Tips for Making the PERFECT PIE, Continued
As promised last week, here's the final installment on how to make that perfect pie. Good information to know NOW, so we can practice, practice, practice. After all, fresh fruit season is coming our way and that means pie, pie, pie! That said, give these tips a try:
1. Use rice flour for rolling out dough. While there are lots of ways to roll out dough, in general, the rule of thumb is to use as little flour as possible to avoid a tough crust and/or working too much flour into the dough. Yet flour is necessary for rolling, so it can be challenging finding that sweet spot between too much and not enough.
The folks at www.thekitchn.com all agree that using rice flour to roll out dough yields excellent results. The reason? Rice has no gluten, so it won't contribute to toughness. And it tends to add a slightly crisp layer to the crust, contributing to its flakiness. (Notice how rice flour is often used in tempura and other batters with incredible crispy results.)
Rice flour is no different to work with than regular flour when rolling pie dough. Just sprinkle it on your counter and rolling pin, then roll. It has a slightly sandy texture but still behaves like a fine powder. The kitchn folks also said cornstarch and powdered sugar work well if you don't have rice flour on hand. And you can also just roll your dough between 2 sheets of parchment if you don't want to bother with any of this. But the favorite method is the rice flour because of the added crispiness it gives the baked crust.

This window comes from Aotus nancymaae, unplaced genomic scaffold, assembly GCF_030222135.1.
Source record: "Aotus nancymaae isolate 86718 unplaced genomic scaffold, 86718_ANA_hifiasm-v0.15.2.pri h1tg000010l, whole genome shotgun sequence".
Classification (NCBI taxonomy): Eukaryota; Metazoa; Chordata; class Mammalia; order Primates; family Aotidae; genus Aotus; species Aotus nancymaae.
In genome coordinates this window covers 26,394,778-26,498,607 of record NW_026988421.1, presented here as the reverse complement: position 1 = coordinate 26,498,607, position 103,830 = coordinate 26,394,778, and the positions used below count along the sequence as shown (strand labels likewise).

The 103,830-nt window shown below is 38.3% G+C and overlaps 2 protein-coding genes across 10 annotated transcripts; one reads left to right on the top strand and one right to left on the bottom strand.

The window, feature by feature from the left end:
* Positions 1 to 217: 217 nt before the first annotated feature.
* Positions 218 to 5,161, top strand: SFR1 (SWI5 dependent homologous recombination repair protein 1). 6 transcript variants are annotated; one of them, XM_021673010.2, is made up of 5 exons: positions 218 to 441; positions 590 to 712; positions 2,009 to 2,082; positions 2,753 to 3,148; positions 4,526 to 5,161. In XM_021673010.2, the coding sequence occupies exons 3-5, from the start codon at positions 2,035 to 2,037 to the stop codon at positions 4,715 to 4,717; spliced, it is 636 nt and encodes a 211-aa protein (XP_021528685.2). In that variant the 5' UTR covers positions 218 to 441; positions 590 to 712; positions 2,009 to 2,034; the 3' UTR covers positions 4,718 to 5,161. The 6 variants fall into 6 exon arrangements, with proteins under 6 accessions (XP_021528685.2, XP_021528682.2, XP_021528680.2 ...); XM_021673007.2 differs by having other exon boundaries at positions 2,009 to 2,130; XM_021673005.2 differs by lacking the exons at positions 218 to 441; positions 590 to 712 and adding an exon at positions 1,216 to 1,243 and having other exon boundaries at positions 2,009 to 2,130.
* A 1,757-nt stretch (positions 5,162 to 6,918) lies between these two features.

2. Avoid those soggy bottomed fruit pies. First, use the right thickener. Flour, cornstarch, and quick-cooking tapioca are the most popular thickeners. Cornstarch has a nice smooth texture and no real flavor, but it can lead to an occasional murky color with berry pies and its thickening power is compromised with high acidity fruit like cherries. Quick-cooking tapioca will never result in a cloudy filling and soaks up really juicy fruit the best. However, it's temperamental in that it NEEDS high heat to activate completely. Make sure to give your pies a good ten minute dose of heat at 400 F if you're using this thickener. Flour is an easy thickener in that you generally always have it on hand and it works beautifully. It can lead to a gummy, cloudy filling with delicate summer berries though. It's best to reserve thickening with flour for heartier fruits like apples and pears.